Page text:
What if Vincent Hadn’t Been Inventive and Said, “It’s Always Been Done That Way”?

by | Apr 30, 2017 | Formation, Reflections

“There’s a phrase that should never be used: ‘It’s always been done that way.’ That phrase, let me tell you, is bad. We must always be changing because time changes. The only thing that does not change is what’s essential. What doesn’t change is the announcement of Jesus Christ, missionary attitude, prayer, the need to pray, the need to be formed, and the need to sacrifice. That does not change. You have to find the way, how to do it, but it does not change. But the ‘always done this way’ phrase did so much damage in the Church, and continues to do so much damage to the Church.” (Pope Francis)

Imagine if Vincent hadn’t let his creativity blossom. Imagine if Louise had lived a comformtable widow’s life. Imagine in Frederic hadn’t begun to think and challenge. Where would the family be?

Francis continued to stress the need to “…leave their comfort zone, and avoid the temptation of wanting to control everything, or try to achieve a useless perfectionism that only stops evangelization.”

If Jesus, in perpetuating his presence and love by instituting the Eucharist, showed us a love — in Vincent’s words — that is “inventive to infinity,” (Download:CCD v. 11. let. 102), what is to be our response?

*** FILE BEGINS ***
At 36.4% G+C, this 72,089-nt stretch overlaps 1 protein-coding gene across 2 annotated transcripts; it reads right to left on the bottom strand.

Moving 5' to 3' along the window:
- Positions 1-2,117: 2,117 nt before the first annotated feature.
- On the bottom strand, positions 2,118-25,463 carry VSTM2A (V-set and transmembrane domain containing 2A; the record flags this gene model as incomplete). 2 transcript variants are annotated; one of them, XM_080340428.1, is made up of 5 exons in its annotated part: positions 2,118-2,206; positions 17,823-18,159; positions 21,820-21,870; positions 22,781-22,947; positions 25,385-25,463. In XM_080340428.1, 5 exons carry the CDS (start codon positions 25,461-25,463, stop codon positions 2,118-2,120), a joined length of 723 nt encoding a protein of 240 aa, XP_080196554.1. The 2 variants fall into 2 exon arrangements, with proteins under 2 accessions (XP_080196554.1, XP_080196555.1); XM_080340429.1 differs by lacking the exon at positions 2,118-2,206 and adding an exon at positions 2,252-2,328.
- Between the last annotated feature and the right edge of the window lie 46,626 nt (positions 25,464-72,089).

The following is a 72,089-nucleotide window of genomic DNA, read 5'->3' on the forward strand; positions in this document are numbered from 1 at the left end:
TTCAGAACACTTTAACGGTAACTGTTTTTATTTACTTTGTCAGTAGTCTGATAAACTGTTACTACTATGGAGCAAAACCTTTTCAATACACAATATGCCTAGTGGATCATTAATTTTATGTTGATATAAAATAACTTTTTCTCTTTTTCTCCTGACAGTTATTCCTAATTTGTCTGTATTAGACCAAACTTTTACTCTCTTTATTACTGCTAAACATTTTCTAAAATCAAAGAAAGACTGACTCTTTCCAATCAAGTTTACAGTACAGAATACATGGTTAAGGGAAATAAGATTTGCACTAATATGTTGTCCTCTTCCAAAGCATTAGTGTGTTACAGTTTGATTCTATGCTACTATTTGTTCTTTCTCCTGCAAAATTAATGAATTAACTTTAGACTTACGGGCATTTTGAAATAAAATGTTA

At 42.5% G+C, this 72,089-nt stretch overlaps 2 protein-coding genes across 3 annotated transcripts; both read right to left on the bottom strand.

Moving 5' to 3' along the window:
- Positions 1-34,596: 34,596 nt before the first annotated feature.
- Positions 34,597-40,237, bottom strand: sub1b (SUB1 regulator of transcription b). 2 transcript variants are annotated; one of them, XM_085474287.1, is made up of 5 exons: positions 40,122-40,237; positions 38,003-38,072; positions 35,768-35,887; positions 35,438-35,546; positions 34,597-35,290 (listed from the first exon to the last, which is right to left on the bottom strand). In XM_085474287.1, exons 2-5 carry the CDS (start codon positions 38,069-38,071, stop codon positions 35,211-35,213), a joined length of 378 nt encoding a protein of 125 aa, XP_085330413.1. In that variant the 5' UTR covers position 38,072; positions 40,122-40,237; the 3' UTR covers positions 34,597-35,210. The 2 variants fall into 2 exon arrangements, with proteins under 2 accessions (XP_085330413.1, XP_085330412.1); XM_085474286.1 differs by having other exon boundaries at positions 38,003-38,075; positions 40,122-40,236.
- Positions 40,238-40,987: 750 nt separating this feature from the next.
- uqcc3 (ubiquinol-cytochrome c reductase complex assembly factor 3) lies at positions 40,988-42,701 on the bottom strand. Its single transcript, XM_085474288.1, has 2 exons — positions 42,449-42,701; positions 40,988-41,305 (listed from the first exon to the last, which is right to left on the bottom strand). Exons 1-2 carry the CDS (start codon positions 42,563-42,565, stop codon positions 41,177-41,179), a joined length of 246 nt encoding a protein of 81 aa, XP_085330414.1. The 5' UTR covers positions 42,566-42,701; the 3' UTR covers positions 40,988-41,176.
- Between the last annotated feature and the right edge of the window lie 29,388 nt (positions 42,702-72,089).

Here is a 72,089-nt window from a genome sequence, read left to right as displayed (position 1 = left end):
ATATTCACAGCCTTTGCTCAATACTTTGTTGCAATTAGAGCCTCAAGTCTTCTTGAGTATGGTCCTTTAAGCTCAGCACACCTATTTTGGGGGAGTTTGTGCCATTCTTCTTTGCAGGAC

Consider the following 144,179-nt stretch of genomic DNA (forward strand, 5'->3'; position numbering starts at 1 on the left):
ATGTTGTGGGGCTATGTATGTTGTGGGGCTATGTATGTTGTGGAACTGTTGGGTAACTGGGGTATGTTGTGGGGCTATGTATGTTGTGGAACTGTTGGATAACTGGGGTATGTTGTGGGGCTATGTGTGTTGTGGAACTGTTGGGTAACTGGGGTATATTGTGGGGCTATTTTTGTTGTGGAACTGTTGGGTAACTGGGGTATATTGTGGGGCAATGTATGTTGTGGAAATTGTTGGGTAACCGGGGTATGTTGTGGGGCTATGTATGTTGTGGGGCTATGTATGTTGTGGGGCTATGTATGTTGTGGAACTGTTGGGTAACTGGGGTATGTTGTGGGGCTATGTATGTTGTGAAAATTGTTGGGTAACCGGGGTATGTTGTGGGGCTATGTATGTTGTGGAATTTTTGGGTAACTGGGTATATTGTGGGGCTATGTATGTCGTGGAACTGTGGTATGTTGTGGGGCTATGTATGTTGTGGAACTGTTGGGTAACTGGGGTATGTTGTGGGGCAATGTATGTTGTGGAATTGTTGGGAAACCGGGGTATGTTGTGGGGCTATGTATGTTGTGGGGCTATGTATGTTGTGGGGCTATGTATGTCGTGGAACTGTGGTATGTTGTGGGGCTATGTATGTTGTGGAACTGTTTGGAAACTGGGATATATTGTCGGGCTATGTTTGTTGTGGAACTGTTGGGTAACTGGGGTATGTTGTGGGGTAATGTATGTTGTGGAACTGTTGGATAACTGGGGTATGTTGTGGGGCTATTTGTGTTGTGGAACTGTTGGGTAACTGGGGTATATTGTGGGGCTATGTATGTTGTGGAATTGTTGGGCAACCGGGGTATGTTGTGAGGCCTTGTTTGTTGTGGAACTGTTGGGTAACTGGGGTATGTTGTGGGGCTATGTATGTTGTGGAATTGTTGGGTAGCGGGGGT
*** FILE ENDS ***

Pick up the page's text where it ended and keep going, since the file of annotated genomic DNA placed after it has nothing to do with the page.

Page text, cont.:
For every situation, a creative, inventive solution.

For every cry, a tender ear that listens.

An inventive love, that fears not the new, the strange, the messy, the misunderstood, the incomplete.

My friend Kristen Trudo talks about a kind of love she calls tenderness. She knows that the ability to be creative (inventive) and recognize one’s self as a person gifted with the ability of form creative (inventive) responses to one’s experience of the work lies in love of self, and a tender reponse to one’s own self-doubt. In the blog Radically Tender, she writes,

we have talked, at length, about how my inability to accept myself has led to a lot of my suffering. we have talked about the opportunity i have to grow and to experience joy and to feel affirmed, if i could only figure out how to extend myself some compassion.


a couple of months back, there was a moment when my therapist got fired up, and told me that i needed to start showing up for myself. that i needed to be my own source of safety and comfort. that the capacity to show up for myself resides in me. you have everything you need, she said. and continues to say. i was compelled by this idea. showing up for myself. and wondered how other people do it. how other people have developed the capacity to actually be their own best friend. their favorite person in the world. a human that they love, unconditionally. i didn’t know how they did it. and i wanted to know. so i began to ask. what does tenderness mean to you?

She knows. Tenderness (love) is inventive to infinity.

Jesuit roots, but definitely Vincentian of wherever she is.